Styrofoam is a brand name of The Dow Chemical Company for polystyrene, the common material used to hold your morning cup of joe or to package up your valuables. While the material has many useful abilities, the nature of its production and disposal outweigh its benefits, making it far worse than what we make plastic out to be.
The two main components of Styrofoam are Styrene and petroleum, both harmful to people and to the environment. According to the Environmental Protection Agency, the International Agency for Research on Cancer (IARC) has considered Styrene as a probable human carcinogen. There are numerous health risks for the workers that use Styrene to produce polystyrene, such as skin irritations, respiratory problems, Central Nervous System damage, such as depression and fatigue, and even cancer. Even for those who do not produce Styrofoam, but live near production facilities, have the potential for illness because of the harmful toxins and solid wastes released into the air and nearby streams. If not disposed of properly, Styrofoam is even dangerous to animals because it can be broken up into small pieces very easily, producing a choking hazard. In addition, it takes an extremely long time to break down, and is among the group of plastics that take up 1/3 of landfill space.
The thought of simply recycling Styrofoam as part of the solution is not that easy because of the implications involved in the recycling process. Certain technologies must be used to break down polystyrene, so with the technology not quite up to par, there must be a large demand for the recycling of Styrofoam in order to increase its avaiability. Finding a curbside service to pick up any used polystyrene is slim to none, but with some research, drop-off centers can be found. You can search recycling centers, what materials they accept, and whether they take part in commercial or residential services by going to the Earth911 website, but when searching keep in mind that polystyrene is considered a #6 plastic.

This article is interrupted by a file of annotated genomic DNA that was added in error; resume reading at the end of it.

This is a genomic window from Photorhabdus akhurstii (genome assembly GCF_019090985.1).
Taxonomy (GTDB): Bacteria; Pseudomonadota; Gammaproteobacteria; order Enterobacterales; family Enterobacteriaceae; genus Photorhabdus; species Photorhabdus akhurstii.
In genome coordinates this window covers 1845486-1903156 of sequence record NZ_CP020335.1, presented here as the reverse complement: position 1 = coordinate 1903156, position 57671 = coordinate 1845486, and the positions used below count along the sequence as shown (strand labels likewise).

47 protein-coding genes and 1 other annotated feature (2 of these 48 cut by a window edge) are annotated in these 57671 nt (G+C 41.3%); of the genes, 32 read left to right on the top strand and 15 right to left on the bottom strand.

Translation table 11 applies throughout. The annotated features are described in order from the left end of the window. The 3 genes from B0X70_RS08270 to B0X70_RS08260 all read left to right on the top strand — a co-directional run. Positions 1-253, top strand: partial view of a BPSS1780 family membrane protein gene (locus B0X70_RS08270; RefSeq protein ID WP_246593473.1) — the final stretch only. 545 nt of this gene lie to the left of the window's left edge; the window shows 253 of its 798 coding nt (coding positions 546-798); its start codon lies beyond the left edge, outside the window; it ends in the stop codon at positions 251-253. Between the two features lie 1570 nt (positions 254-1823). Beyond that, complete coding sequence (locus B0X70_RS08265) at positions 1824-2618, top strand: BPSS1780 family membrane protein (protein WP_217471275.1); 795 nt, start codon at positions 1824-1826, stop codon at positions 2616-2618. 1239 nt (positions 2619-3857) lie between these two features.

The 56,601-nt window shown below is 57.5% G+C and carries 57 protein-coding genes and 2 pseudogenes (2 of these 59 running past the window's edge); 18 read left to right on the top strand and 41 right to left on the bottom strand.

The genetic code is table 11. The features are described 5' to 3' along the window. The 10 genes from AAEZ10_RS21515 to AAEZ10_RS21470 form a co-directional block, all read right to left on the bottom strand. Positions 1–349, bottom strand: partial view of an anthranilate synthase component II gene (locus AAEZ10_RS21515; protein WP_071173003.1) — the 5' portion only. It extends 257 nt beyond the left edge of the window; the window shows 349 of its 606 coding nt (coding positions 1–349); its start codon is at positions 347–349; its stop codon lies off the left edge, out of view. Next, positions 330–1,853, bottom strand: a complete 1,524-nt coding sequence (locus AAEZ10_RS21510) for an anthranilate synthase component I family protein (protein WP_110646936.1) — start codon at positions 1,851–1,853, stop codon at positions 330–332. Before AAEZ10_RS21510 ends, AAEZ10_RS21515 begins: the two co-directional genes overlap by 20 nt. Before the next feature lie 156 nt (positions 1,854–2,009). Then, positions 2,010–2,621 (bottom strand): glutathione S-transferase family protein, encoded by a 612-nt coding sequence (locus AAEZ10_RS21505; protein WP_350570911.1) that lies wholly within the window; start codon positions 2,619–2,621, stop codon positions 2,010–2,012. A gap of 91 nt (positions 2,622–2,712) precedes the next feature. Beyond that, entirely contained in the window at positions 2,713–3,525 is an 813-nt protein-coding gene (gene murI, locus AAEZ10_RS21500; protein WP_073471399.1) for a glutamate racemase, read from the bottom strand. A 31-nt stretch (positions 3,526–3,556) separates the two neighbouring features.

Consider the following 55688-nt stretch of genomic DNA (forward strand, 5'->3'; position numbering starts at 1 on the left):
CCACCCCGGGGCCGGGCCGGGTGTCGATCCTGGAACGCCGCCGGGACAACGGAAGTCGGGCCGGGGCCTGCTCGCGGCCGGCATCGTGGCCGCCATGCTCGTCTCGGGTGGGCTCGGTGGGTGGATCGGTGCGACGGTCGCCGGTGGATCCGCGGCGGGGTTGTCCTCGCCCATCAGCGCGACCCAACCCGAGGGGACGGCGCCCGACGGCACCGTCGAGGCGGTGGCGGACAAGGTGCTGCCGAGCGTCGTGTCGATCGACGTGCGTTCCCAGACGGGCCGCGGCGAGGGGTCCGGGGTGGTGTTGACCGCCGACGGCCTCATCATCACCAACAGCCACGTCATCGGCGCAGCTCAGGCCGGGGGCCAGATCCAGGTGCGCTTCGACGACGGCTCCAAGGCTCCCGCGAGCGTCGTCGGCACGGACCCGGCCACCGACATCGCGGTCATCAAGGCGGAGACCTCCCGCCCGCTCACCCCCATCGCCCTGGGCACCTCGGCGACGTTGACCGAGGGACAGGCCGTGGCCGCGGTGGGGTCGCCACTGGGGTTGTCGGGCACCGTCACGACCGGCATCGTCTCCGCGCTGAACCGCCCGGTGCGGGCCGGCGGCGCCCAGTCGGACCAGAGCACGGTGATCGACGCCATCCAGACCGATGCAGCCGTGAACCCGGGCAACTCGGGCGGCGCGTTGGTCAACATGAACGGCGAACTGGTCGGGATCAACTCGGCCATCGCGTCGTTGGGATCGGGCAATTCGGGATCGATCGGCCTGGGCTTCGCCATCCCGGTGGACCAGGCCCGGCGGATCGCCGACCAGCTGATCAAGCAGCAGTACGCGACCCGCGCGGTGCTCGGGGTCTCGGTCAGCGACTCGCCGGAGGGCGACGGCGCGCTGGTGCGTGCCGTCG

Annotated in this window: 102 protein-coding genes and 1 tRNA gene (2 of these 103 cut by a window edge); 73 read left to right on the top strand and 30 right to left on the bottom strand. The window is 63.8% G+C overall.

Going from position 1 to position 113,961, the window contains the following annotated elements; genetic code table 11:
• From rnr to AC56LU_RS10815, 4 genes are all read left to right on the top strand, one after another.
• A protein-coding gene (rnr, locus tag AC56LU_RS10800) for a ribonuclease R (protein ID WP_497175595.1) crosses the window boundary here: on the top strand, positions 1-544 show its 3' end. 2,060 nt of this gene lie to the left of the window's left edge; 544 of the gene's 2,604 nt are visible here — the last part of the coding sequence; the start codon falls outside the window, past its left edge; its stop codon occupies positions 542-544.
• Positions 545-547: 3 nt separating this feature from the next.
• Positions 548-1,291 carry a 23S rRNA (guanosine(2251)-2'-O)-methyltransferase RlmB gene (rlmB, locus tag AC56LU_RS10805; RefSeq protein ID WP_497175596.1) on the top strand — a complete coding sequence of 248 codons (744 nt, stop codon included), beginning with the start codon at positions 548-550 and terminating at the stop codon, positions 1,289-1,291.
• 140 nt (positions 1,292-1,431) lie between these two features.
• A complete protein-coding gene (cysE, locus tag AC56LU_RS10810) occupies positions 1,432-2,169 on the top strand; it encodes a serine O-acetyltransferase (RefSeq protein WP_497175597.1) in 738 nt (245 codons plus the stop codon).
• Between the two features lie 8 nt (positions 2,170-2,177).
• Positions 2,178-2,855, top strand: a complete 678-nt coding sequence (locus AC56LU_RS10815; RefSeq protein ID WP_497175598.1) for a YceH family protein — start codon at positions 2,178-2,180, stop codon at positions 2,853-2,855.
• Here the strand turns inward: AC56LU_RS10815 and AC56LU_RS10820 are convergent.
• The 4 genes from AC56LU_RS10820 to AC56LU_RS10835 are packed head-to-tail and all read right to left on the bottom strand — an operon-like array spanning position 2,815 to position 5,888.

We can conclude that Styrofoam is not a very sustainable product, but it can be hard to sustain without the material completely in a world that uses it daily. With all of the lobbying one could do against its unhealthy production, what matters in the current moment is taking responsibility for our individual impact. When faced with having to use Styrofoam, whether its the only type of cup at your morning meeting, or is what holds your food from your favorite take-out restaurant, just remember to do your part and recycle it.